Page 3903 - Week 12 - Thursday, 29 October 2015

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when you can undertake those protests. I have gone to great lengths to stress that this is a very constrained area. It is at certain times of day only. Frankly you can protest—subject to all those other regulations—just about anywhere else you like.

I have a very strong view that it is inappropriate to target individuals who are accessing a service. If you have a disagreement with the policy on this, come and protest outside the Assembly, protest in Garema Place, where plenty of protests take place. There is a whole range of options. But it is quite clear that, in their current form and their current construct, these protests are about demeaning individuals. That is what this legislation is seeking to prevent.

Here in the ACT we, quite proudly, live in a human rights jurisdiction and this bill does, indeed, impact on the right to freedom of expression set out in section 16 of the Human Rights Act and related rights such as freedom of religion and freedom of peaceful assembly. But, as our own Human Rights Commission have stated in their submission to the exposure draft of this bill, they:

… commend the bill for recognising and seeking to remove some of the practical barriers women face in exercising their right to lawful reproductive services. In our view, the bill will assist to protect the ability of women to exercise autonomy and freely make important decisions without undue influence or coercion. It is well established that safe and accessible reproductive health services are an essential component of protecting and promoting women’s human rights.

Their submission also noted:

The Human Rights Act, however, recognises that few rights are absolute and in accordance with established international human rights norms, reasonable limits may be placed on the right to freedom of expression (and related rights) with the aim of balancing competing interests.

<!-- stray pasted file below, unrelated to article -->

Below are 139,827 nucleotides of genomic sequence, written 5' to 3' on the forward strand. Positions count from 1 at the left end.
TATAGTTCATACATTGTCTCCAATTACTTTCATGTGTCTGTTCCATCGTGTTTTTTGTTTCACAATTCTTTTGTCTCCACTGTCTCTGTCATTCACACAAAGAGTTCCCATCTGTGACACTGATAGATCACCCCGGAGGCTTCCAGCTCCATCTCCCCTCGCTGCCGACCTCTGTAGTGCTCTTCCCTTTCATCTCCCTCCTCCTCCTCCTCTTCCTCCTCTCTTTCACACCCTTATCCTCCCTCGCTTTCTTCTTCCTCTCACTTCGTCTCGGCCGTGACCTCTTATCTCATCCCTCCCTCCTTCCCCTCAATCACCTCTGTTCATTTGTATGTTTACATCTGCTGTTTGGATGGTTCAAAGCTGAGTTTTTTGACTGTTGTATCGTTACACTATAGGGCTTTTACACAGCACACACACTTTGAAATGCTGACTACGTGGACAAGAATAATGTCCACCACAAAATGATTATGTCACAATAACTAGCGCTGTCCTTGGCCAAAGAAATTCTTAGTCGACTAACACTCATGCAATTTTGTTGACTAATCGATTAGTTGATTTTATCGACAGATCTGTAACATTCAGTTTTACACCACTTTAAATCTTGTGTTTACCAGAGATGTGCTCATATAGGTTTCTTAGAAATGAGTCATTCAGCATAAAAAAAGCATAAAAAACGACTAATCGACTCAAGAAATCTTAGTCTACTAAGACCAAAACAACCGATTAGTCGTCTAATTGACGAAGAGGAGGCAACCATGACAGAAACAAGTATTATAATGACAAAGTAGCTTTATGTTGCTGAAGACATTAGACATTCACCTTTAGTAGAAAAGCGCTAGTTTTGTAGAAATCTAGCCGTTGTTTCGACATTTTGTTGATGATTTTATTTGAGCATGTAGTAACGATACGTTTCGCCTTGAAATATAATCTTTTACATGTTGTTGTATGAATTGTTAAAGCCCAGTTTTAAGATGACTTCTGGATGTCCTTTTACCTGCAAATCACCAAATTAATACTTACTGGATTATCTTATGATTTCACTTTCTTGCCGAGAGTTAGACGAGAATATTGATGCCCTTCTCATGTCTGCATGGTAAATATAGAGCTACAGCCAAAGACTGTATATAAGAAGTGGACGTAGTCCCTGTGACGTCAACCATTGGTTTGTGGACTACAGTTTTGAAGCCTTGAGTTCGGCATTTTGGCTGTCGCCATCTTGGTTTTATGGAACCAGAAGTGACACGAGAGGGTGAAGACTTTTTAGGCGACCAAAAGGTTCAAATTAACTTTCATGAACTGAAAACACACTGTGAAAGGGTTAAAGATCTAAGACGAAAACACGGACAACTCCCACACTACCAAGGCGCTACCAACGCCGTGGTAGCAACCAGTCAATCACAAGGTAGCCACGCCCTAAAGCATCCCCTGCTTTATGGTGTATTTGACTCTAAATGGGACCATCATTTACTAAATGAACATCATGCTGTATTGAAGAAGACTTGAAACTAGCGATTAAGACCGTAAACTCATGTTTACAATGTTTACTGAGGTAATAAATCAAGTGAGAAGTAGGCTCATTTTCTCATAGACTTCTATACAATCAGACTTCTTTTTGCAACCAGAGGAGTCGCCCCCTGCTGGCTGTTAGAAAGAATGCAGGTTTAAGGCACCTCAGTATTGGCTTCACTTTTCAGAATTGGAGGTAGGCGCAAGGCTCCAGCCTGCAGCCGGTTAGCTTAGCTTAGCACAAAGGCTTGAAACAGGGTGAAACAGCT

This bill does that. It carefully balances competing interests.

Since releasing the exposure draft and then having tabled the final bill in September, I have been grateful for the level of conversation this issue has raised. The vast majority of submissions and emails my office has received have been either supportive or positive, with genuine questions or suggestions to improve the bill. As I mentioned in the tabling speech in September, I have tried, where possible and practicable, to consider these suggestions. I pass on my thanks to the Parliamentary Counsel’s Office for their professional input into this final bill, as we work through those details.

I am sure that most members of the Assembly have been approached by both sides of the debate since I first put this issue on the agenda and released an exposure draft in August this year and subsequently when I tabled this bill in the last sitting. I am pleased that each member of the Assembly has been canvassed and has been able to consider the merits of the bill before us and has taken a moment to reflect on the specifics of what we are debating here today, which is, first and foremost, about access to medical treatment. I had some good discussions with members right across this place, and I appreciate that those discussions have been thoughtful and considered.

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